When I’m worried and I can’t sleep
I count my blessings instead of sheep
And I fall asleep counting my blessings.
When my bankroll is getting small
I think of when I had none at all
And I fall asleep counting my blessings.
…If you’re worried and you can’t sleep
Just count your blessings instead of sheep
And you’ll fall asleep counting your blessings.
~ Irving Berlin
In anticipation of tomorrow’s Thanksgiving turkey dinner, I’m sampling a glass of Rodney Strong Pinot Noir. If you like a dry red wine that has satisfying spice tones, this is pretty darned good. I’ll be taking a few bottles of this nice wine to the Thanksgiving dinner we’re attending.
At least that is the plan! It’s snowing right now in ‘my neck of the woods,’ and so we may be having our Thanksgiving feast at home – which would be fine, too. As insurance, we have a turkey ready to prepare as well as the fixings. Now we wait to see what the weather will decide to do.
I’ve always liked the night before Thanksgiving – perhaps because I am not usually required to prepare the feast! Not being an enthusiastic cook but quite an eager diner, one of the things I am thankful for is the kindness of friends. We have traditionally spent Thanksgiving with our best friends in Baltimore. They are, in fact, more like family than friends as our friendship has spanned decades.
Our hostess prepares a huge turkey for the fifteen of us that gather. We enjoy all sorts of goodies along with the turkey. There are usually several different kinds of dessert – and, of course, the lovely pinot noir that we will bring to tomorrow’s feast will be featured.
Prior to the meal, the host always says the Thanksgiving prayer. He asks God to bless our men and women in the military and keep them safe from harm, and he states simply and sincerely what we are very grateful for – the opportunity to gather together once again and enjoy the feast before us.
Corny isn’t so bad.
After the meal concludes, the men watch football while the kids play various board and video games. And we women make short work of the pots and pans used to prepare the feast. Holiday china and silver is carefully hand washed, and then dried and put away until used again at Christmas. Much merriment ensues during the cleanup, perhaps due to the wine we’ve imbibed.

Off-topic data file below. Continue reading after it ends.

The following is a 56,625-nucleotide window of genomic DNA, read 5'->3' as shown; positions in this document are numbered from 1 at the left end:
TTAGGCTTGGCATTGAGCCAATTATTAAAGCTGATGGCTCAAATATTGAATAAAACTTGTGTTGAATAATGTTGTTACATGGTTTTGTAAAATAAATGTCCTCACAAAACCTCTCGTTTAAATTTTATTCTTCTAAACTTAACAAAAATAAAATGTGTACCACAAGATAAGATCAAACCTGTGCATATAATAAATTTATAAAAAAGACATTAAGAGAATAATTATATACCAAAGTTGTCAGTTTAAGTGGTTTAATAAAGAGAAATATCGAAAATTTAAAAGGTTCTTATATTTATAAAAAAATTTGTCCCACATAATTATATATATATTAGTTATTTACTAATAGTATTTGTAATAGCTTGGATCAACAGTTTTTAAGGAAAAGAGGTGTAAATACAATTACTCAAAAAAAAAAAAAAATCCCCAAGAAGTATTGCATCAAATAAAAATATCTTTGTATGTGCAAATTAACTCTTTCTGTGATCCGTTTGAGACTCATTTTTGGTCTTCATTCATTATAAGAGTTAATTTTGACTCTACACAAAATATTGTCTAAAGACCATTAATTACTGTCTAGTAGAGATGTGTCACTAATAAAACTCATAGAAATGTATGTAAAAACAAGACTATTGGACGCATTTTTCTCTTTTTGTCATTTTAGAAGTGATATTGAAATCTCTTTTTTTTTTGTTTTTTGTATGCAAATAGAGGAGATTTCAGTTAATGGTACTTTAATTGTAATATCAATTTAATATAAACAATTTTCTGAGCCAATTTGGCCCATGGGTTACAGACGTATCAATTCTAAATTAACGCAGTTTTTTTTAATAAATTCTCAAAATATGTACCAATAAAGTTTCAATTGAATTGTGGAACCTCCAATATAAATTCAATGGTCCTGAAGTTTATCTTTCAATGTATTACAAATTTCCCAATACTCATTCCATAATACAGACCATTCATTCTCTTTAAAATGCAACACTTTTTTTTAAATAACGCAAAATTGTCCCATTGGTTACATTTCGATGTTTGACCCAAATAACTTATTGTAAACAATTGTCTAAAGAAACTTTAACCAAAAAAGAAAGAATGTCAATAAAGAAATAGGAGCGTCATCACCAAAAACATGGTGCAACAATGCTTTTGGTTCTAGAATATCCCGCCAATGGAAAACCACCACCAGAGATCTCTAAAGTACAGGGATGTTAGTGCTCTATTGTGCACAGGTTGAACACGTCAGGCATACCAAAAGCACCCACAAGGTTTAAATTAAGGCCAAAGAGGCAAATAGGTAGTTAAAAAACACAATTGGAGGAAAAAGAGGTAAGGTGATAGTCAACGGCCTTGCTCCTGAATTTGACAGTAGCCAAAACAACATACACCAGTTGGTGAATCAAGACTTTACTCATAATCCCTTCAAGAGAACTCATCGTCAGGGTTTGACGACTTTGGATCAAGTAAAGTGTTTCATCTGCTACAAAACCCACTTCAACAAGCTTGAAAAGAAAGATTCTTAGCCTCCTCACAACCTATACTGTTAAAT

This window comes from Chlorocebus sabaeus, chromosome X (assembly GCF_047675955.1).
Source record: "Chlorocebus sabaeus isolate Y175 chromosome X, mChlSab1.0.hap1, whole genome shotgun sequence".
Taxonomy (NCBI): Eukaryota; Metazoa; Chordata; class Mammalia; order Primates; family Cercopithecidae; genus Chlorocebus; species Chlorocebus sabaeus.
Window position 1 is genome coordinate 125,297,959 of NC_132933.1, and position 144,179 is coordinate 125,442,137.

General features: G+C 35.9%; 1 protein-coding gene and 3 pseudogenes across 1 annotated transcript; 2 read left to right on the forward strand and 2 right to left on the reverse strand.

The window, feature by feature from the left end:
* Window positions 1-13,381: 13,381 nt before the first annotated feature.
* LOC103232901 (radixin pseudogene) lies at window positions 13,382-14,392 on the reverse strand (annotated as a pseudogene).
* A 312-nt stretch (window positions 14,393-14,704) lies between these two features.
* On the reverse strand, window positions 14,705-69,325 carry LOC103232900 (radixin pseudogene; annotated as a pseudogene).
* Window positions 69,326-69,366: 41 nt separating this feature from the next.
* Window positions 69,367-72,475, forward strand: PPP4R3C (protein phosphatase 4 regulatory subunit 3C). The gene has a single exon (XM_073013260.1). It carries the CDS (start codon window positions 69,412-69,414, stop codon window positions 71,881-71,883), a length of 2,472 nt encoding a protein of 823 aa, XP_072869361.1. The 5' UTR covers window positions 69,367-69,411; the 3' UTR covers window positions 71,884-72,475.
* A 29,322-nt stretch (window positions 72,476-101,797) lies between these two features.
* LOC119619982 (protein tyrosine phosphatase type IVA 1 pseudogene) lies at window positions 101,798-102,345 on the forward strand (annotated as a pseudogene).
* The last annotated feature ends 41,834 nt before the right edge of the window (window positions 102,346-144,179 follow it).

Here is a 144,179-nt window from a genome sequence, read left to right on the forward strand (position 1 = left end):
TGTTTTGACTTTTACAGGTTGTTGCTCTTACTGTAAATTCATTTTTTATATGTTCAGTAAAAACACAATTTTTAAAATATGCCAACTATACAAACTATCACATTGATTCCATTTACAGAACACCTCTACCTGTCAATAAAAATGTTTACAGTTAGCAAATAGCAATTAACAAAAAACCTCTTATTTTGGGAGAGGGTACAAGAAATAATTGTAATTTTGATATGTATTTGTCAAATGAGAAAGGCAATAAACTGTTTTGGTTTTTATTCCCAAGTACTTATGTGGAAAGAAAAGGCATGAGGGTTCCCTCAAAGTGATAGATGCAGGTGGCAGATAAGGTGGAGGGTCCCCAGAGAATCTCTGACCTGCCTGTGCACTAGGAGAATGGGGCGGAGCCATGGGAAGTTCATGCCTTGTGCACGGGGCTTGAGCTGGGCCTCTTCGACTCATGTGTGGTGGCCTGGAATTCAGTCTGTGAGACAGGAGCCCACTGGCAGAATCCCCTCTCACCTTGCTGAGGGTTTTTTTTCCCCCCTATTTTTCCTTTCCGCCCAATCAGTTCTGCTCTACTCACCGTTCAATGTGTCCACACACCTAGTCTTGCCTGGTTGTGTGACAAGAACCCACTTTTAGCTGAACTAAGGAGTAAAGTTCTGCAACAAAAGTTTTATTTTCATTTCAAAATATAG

It’s a happy time. We’re thankful for it.
Over the years, I’ve watched the attendees at this feast change.
Grandmothers, aunts and uncles have departed, leaving only memories. It’s bittersweet to put away the special china bowl given to my friend by her grandmother, remembering that lady’s gentle smile and how she always told every female in the house how pretty she was while giving her a warm hug.
That’s the thing about holidays. It’s not just the people who are sitting at the table whose presence you celebrate; it’s the people from your past who also come to mind. In some sense, they still sit at the table with you. You’re thankful for the memory.
This Thanksgiving as our host offers up the Thanksgiving prayer, I’ll remember again all the many reasons I have to be thankful.
I’m thankful that God has graced me with a good marriage to a man who is both husband and friend.
I’m thankful for the gift of enduring friendship – those friends still with me and those who’ve moved on, like my friend’s grandmother.
I’m thankful that geography does not define friendship and that I’ve made a wonderful friend who is very special to me even though she lives a few thousand miles across the ocean.
I’m thankful for good health.
I could go on about the job that takes care of my economic needs, the co-workers who make it fun and, in stressful times, bearable.
I could tell you how grateful I am for the gift of writing and the ability to share it on my blog – or how grateful I am for the internet which has made it possible to develop friendships with people I would have otherwise never gotten to know.
I’m thankful for the teachers who taught me how to read and who encouraged me to love books. Reading has been one of the chief joys of my life, and I’m very grateful for good books that entertain and enlighten me. God bless the story tellers!
I’m also thankful for my warm house that shelters and comforts me on cold, wintry nights. I’m grateful for the food on my table.
And that brings me back to the Thanksgiving feast…
In a world full of turmoil, fear and insecurity, it’s important to take a moment to be thankful. We are so much poorer when we fail to reflect on the people and the memories important to us, and so it’s good to lift a glass and remember to count our blessings. It’s so easy to take them for granted, the big ones and the small ones.
So in the quiet of this night before Thanksgiving, I lift my glass to each of you and wish you a lovely holiday. Make some memories that you’ll giggle over in the future or recall with warmth. Remember those who are no longer with you, but who are still so much a part of your life because they still reside within your heart.
Take a few minutes to offer up a prayer of thanks – or to pause for a moment to reflect on the things near and dear to you. Remember, life is precious and so are the moments we share together.
Happy Thanksgiving, everyone.